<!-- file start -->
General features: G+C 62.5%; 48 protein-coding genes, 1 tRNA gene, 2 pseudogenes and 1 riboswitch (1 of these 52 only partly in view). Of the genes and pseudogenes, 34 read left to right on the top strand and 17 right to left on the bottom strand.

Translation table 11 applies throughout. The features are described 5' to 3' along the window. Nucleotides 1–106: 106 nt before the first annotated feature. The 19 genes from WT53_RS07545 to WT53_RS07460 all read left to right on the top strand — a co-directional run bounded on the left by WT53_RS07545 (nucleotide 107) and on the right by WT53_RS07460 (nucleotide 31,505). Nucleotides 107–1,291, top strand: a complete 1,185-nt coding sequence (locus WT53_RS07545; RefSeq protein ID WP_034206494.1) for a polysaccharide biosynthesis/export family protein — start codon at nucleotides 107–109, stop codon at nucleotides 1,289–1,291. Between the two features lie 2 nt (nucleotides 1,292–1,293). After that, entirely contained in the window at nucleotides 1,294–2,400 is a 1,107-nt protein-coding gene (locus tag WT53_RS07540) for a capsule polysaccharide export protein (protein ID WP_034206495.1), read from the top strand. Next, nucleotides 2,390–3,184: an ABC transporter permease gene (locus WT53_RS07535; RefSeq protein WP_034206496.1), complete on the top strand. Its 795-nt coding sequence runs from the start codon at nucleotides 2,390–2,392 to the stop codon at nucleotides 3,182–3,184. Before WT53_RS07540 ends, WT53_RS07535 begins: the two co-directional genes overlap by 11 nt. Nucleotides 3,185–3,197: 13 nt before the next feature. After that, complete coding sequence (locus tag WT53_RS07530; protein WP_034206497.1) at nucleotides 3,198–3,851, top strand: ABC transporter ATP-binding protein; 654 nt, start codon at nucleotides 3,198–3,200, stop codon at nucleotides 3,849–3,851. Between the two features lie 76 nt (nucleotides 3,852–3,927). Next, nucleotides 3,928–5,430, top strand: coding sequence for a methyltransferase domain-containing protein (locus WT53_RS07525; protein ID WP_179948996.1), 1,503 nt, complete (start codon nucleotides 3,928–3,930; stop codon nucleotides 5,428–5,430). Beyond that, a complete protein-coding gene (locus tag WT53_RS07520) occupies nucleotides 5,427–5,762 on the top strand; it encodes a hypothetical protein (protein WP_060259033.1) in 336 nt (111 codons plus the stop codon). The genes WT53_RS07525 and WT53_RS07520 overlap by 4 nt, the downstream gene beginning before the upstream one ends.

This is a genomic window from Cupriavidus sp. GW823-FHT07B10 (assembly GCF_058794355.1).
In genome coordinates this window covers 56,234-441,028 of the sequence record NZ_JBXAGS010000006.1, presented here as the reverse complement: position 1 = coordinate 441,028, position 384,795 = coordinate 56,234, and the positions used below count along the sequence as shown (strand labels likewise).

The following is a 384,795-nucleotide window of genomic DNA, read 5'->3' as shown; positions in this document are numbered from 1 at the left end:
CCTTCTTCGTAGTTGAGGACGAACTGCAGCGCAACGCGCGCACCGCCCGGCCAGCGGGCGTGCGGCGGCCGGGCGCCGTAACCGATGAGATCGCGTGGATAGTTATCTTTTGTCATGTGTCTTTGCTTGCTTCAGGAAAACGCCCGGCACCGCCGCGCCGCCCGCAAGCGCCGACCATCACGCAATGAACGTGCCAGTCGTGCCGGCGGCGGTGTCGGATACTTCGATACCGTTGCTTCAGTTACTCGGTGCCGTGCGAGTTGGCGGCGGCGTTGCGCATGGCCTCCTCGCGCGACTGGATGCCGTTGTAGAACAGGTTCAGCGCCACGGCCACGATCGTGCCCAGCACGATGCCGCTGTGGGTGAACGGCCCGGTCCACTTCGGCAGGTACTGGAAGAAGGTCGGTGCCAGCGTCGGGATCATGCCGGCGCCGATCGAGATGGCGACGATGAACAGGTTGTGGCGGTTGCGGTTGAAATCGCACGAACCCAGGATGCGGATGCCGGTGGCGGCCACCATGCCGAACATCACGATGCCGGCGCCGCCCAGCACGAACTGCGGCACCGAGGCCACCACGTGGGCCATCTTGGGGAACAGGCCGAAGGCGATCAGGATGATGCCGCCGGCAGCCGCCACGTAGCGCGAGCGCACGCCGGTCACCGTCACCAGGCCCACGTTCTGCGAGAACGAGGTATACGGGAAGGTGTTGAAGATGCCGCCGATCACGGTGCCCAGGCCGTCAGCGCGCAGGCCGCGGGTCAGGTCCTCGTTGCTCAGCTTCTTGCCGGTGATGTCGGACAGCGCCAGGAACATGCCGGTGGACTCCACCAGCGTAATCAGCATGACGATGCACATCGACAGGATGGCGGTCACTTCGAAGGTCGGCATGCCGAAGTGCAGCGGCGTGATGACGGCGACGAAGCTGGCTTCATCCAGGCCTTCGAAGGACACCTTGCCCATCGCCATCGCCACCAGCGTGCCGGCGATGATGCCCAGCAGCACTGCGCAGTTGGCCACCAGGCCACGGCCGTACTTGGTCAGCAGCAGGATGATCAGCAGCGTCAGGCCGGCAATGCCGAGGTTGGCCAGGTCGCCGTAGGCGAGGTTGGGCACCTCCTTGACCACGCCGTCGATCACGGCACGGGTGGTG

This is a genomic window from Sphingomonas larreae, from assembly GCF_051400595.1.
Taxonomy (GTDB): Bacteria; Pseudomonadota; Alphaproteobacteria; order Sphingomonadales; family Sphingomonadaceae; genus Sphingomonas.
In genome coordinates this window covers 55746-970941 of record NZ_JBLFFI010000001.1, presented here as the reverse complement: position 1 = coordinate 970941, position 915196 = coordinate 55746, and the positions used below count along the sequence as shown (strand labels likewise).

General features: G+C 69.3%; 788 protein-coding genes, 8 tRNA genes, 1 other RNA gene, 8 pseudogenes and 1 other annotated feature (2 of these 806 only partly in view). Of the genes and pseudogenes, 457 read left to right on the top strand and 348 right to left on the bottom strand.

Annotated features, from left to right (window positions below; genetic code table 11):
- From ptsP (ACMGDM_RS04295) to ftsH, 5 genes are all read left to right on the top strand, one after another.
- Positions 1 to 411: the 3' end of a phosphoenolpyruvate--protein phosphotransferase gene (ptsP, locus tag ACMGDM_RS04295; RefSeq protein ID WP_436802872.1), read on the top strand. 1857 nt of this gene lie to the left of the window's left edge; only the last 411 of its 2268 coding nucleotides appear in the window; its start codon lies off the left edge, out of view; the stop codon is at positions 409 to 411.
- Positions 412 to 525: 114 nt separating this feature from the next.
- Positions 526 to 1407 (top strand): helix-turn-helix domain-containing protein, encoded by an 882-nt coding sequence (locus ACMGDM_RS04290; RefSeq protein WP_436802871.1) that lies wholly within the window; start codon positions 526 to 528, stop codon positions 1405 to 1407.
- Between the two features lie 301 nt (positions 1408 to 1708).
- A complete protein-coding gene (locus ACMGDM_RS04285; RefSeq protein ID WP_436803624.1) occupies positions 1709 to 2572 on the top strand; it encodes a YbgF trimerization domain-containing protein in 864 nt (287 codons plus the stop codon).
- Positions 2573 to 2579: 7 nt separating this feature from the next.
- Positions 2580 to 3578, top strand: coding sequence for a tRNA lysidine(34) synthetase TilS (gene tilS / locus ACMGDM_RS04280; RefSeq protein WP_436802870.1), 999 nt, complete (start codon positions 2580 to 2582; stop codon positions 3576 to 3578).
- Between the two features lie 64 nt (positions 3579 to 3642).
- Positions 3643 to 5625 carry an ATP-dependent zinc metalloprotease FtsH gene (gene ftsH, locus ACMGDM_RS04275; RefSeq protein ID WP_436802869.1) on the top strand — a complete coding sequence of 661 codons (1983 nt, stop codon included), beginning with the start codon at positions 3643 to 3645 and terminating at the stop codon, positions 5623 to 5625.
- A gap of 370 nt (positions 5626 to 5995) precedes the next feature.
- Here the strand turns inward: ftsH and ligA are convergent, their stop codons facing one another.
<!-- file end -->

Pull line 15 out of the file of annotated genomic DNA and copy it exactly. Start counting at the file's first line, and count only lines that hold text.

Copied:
- Positions 526 to 1407 (top strand): helix-turn-helix domain-containing protein, encoded by an 882-nt coding sequence (locus ACMGDM_RS04290; RefSeq protein WP_436802871.1) that lies wholly within the window; start codon positions 526 to 528, stop codon positions 1405 to 1407.